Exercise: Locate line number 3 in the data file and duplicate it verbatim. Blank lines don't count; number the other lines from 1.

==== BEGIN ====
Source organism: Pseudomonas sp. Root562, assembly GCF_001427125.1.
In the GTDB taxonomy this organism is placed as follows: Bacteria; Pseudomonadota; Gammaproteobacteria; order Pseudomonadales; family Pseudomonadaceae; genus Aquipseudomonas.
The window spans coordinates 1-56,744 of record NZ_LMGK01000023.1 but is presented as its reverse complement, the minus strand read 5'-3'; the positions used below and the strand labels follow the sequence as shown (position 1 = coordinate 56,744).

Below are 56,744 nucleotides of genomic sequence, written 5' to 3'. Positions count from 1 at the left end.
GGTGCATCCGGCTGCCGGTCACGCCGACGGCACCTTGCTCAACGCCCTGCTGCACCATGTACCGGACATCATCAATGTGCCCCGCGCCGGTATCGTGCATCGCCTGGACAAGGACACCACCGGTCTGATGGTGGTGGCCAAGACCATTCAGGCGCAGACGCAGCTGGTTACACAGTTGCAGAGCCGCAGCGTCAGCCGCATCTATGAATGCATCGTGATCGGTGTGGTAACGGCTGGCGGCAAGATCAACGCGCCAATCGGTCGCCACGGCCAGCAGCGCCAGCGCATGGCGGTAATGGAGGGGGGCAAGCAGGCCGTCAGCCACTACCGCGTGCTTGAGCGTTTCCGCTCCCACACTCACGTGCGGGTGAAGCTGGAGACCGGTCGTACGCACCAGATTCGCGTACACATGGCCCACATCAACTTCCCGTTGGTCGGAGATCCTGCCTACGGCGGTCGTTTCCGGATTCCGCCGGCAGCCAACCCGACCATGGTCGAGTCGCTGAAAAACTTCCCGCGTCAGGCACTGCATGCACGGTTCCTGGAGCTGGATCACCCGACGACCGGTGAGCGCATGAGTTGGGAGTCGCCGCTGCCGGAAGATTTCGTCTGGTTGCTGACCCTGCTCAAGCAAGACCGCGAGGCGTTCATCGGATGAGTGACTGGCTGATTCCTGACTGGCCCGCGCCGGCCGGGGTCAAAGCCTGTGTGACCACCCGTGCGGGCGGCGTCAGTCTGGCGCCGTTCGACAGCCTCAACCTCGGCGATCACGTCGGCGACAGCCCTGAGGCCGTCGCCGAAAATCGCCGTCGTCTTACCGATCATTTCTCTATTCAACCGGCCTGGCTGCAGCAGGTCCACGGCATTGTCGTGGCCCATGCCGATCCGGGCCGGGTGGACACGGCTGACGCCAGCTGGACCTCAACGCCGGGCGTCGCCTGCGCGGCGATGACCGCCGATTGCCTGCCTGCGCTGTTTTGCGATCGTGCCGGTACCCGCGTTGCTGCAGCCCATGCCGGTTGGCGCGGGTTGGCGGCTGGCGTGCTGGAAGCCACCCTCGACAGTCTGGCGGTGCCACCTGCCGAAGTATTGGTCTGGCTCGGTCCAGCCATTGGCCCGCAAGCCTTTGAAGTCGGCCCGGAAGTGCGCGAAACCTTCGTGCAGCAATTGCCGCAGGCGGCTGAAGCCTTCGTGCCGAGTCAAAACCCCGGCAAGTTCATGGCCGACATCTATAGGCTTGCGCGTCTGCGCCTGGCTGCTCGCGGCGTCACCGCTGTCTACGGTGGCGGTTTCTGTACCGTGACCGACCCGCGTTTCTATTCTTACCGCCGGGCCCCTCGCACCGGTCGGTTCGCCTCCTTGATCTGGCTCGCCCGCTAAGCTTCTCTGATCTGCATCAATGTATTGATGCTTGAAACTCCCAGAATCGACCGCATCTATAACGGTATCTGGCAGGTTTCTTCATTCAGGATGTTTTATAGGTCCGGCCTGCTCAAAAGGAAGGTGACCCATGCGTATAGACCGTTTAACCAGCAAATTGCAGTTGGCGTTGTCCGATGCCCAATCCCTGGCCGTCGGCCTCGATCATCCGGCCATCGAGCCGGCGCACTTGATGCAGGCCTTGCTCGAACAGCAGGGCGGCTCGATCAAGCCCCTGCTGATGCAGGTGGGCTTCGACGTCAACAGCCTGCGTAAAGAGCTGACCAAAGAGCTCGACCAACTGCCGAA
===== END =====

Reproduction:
The window spans coordinates 1-56,744 of record NZ_LMGK01000023.1 but is presented as its reverse complement, the minus strand read 5'-3'; the positions used below and the strand labels follow the sequence as shown (position 1 = coordinate 56,744).